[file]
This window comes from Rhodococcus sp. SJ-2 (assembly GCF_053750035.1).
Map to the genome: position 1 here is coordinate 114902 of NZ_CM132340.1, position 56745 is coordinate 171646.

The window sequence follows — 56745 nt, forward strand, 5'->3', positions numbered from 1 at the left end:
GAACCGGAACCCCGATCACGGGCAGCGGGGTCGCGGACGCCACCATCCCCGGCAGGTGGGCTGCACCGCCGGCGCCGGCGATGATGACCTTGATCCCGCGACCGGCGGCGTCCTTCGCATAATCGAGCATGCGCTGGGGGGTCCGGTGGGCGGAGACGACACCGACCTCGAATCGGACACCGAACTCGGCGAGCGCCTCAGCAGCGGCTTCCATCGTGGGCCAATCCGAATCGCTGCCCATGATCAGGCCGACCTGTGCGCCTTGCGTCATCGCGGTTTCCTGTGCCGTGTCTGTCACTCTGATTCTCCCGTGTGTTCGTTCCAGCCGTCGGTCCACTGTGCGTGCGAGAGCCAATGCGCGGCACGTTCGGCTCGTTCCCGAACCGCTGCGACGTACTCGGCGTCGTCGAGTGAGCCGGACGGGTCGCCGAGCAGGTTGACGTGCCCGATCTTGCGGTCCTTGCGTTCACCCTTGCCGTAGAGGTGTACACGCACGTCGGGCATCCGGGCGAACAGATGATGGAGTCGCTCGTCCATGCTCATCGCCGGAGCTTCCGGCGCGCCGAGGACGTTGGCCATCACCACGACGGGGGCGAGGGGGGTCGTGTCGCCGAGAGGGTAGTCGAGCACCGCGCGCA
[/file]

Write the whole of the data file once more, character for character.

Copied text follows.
This window comes from Rhodococcus sp. SJ-2 (assembly GCF_053750035.1).
Map to the genome: position 1 here is coordinate 114902 of NZ_CM132340.1, position 56745 is coordinate 171646.

The window sequence follows — 56745 nt, forward strand, 5'->3', positions numbered from 1 at the left end:
GAACCGGAACCCCGATCACGGGCAGCGGGGTCGCGGACGCCACCATCCCCGGCAGGTGGGCTGCACCGCCGGCGCCGGCGATGATGACCTTGATCCCGCGACCGGCGGCGTCCTTCGCATAATCGAGCATGCGCTGGGGGGTCCGGTGGGCGGAGACGACACCGACCTCGAATCGGACACCGAACTCGGCGAGCGCCTCAGCAGCGGCTTCCATCGTGGGCCAATCCGAATCGCTGCCCATGATCAGGCCGACCTGTGCGCCTTGCGTCATCGCGGTTTCCTGTGCCGTGTCTGTCACTCTGATTCTCCCGTGTGTTCGTTCCAGCCGTCGGTCCACTGTGCGTGCGAGAGCCAATGCGCGGCACGTTCGGCTCGTTCCCGAACCGCTGCGACGTACTCGGCGTCGTCGAGTGAGCCGGACGGGTCGCCGAGCAGGTTGACGTGCCCGATCTTGCGGTCCTTGCGTTCACCCTTGCCGTAGAGGTGTACACGCACGTCGGGCATCCGGGCGAACAGATGATGGAGTCGCTCGTCCATGCTCATCGCCGGAGCTTCCGGCGCGCCGAGGACGTTGGCCATCACCACGACGGGGGCGAGGGGGGTCGTGTCGCCGAGAGGGTAGTCGAGCACCGCGCGCA